Princess Valentina braves the unknown and escapes the tower her father locked her in. A sweet and adorable F/F retelling of Rapunzel. This short story has a lot of potential. I would have definitely loved to have read a full-length version of this where we follow Valentina from being forced into the tower by her abusive father, to her life growing up in solidarity, to then finally breaking free and finding her own space in the world. But M. Hollis does a very good job in condensing everything into such a short number of pages.
I read this and sunfish because I wanted to branch out what kind of books I was reading. I have a love/hate relationship with poetry, I don’t know where it stems from but slowly I’m more open to reading poetry than I had in my younger years. But this was a pretty good collection, very quick, very impactful. There isn’t much to say, for me, but I guess, it was an okay reading experience.
*I received a copy via the publisher via NetGalley in return for an honest review. This in no way affected my opinion of the book.*
A really cool collection of fantasy short stories where transgender and non-binary characters take centre stage. No Man subverts gendered prophecies of tales that are old as time. There are pronunciation guides provided for each story. And that’s what I liked a lot since I follow Ana Mardoll on twitter, they’re very informative and a pretty interesting person. I was already aware of some nonbinary pronouns, but this book introduces me to some I wasn’t aware of.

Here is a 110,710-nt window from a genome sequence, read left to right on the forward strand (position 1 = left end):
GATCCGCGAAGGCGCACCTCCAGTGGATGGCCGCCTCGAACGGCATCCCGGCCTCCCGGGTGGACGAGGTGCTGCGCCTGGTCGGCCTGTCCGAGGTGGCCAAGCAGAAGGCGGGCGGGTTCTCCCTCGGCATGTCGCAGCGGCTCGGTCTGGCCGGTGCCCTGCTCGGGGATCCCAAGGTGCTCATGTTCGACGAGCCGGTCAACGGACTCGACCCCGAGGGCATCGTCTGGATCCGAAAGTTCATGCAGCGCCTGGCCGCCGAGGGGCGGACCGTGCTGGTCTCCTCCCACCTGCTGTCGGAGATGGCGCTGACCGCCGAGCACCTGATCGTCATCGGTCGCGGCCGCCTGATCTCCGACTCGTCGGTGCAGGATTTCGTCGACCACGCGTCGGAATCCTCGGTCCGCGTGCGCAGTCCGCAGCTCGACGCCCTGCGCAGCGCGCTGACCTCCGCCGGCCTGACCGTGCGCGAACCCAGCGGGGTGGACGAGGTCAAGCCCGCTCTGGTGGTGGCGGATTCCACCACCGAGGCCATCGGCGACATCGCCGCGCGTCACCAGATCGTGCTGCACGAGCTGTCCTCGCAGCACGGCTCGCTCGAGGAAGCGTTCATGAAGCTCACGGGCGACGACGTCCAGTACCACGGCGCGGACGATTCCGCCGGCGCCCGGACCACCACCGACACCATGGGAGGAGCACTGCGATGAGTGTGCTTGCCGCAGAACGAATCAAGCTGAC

My favourite of all the stories was either Tangled Nets or His Father’s Son. All are amazing but these two caught my eye the most and was most intriguing to read.
Xiomara is the titular The Poet X who learns to find her voice in the pages of her journal, hidden from the world. Her passion and frustration grows in the pages of her notebook, reciting stories that must never leave the pages the ink drys on. But when she’s invited to her school’s slam poetry club, Xiomara decides to speak up in a world that doesn’t want to hear from her.
The Poet X follows Xiomara’s life as she tackles a world that works not in her favour. A world that doesn’t want to hear from her. The story tackles and addresses so many important topics. One of the main issues is sexual harassment and how victims of it are affected, especially from a young age like Xiomara. Another is how Xiomara grapples with living in a conservative household with religious parents. We follow Xiomara as she handles the shame, fear and confusion as she tries to fit in the boxes life had already decided for her.